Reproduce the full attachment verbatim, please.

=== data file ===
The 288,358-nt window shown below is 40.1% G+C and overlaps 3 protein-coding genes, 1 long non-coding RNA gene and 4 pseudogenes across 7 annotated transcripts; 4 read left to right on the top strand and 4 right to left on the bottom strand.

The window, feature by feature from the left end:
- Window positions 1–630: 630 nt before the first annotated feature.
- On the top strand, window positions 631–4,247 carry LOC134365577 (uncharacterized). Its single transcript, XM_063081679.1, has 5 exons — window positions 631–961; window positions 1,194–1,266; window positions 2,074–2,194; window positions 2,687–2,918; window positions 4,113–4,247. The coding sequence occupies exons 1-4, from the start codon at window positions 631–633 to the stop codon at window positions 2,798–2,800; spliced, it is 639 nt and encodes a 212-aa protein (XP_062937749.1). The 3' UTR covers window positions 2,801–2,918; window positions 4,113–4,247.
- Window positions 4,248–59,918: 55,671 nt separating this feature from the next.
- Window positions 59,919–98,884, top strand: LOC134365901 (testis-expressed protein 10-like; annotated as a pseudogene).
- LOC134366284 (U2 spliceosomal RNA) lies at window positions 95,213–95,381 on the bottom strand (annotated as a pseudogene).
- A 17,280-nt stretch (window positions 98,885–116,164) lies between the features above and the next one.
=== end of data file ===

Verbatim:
The 288,358-nt window shown below is 40.1% G+C and overlaps 3 protein-coding genes, 1 long non-coding RNA gene and 4 pseudogenes across 7 annotated transcripts; 4 read left to right on the top strand and 4 right to left on the bottom strand.

The window, feature by feature from the left end:
- Window positions 1–630: 630 nt before the first annotated feature.
- On the top strand, window positions 631–4,247 carry LOC134365577 (uncharacterized). Its single transcript, XM_063081679.1, has 5 exons — window positions 631–961; window positions 1,194–1,266; window positions 2,074–2,194; window positions 2,687–2,918; window positions 4,113–4,247. The coding sequence occupies exons 1-4, from the start codon at window positions 631–633 to the stop codon at window positions 2,798–2,800; spliced, it is 639 nt and encodes a 212-aa protein (XP_062937749.1). The 3' UTR covers window positions 2,801–2,918; window positions 4,113–4,247.
- Window positions 4,248–59,918: 55,671 nt separating this feature from the next.
- Window positions 59,919–98,884, top strand: LOC134365901 (testis-expressed protein 10-like; annotated as a pseudogene).
- LOC134366284 (U2 spliceosomal RNA) lies at window positions 95,213–95,381 on the bottom strand (annotated as a pseudogene).
- A 17,280-nt stretch (window positions 98,885–116,164) lies between the features above and the next one.